Walruses are impressive marine mammals which are iconic due to their large size and long tusks. These reasons also make people fearful of them. Although there are examples of fatal walrus encounters, just how dangerous are walruses?
Yes, walruses are dangerous marine mammals. They are dangerous to their prey and even to their predators. Walruses can use their tusks to defend themselves against polar bears, and can even damage vessels. Some walrus encounters end in the death of a human.
Keep on reading to find out more about the dangers of walrus encounters, but also about their temperament – you may be surprised.
Are Walruses Dangerous?
Yes, walruses can be dangerous to their prey, their predators and even their own species. Walruses are dangerous because they use their enlarged canine teeth (tusks). Walruses are particularly dangerous if they are hunting, being hunted, mating, or defending themselves and their young1 (source: I. Charrier, et al, Mammalian Biology, Vol. 76, Issue 5, pp.622-627, 2011).
Walruses are known to attack various marine mammals including seals2 (source: F.H. Fay, Arctic, Vol. 13, No. 2, pp. 111-122, 1960). Walruses have also been recorded to kill humans and damage their vessels3 (sources: BBC Studios, Arctic Museum & Arctic Studies Centre, Bowdoin College, The Polar Bear Programme).
See our full article to learn more about walrus tusks and their usages here.
Do Walruses Attack Humans?
Yes, walruses can attack humans. Walruses are known to have attacked humans both at sea and on land. This has been documented by Inuit communities and explorers of the Arctic (typically Europeans)4 (source: Wikipedia). These walrus encounters can damage vessels and even end in human fatalities5 (source: D.B.MacMillan and W..E.Ekblaw, Four Years in the White North, 1918). Humans have also passed away after encountering walrus in captivity6 (source: Deccan Chronicle, 2016).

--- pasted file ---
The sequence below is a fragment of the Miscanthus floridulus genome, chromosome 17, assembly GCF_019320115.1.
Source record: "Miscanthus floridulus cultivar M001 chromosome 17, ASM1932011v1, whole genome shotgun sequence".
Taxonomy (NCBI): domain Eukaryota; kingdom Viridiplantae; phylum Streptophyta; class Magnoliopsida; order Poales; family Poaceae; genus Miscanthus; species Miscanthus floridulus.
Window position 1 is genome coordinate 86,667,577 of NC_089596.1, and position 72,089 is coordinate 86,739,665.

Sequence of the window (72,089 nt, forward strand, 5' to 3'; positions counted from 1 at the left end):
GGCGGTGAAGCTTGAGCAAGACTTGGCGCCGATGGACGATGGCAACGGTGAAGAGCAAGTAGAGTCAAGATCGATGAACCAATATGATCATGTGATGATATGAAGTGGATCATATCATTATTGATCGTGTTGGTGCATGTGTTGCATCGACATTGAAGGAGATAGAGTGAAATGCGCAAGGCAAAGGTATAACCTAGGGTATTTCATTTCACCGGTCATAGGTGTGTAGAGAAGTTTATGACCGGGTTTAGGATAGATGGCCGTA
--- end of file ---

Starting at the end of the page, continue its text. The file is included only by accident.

However, just because walruses can attack humans, this does mean that they actively seek to do so. Also, not every walrus attack leads to human casualties7 (source: B.Ferreira, Vice, 2019). Walruses do not hunt humans, and an example shows that when a human-walrus encounter was made, the walrus did not kill the human, and left holding a seal within its mouth8 (source: K. Hansen, Nuussuarmiut, 2008).
Are Walrus Aggressive?
Walruses have been described as fearless animals, that would put up a fight against any opponent9 (source: K. Hansen, Nuussuarmiut, 2008). However, in the presence of a polar bear – a natural predator – walruses have been observed to be anxious and frightened. This causes them to retreat into the safety of the sea, which opposes the idea of them being blindly aggressive10 (source: The Polar Bear Programme).
Male walruses can also be aggressive to other adult males if they compete for the same female during mating season. Walruses can display their aggression by making loud noises and showing their tusks. However, this does prevent fighting between males11 (source: B. Sjare and I. Stirling, Canadian Journal of Zoology, Vol 74, No 5, 1996, P. Knudtson, The World of the Walrus, 1998).
Are Walruses Territorial?
Yes, walruses can be territorial. This is particularly seen in adult male walruses12 (source: National Geographic). Walruses are not the only territorial marine mammal – most pinnipeds are, too. Walruses are typically territorial against potential competitors or intruders.
Adult male walruses are also territorial during mating season. During this period, walruses are defensive over a specific small aquatic area, positioned around a herd of adult female walruses13 (source: I. Charrier, et al, Mammalian Biology, Vol. 76, Issue 5, pp.622-627, 2011).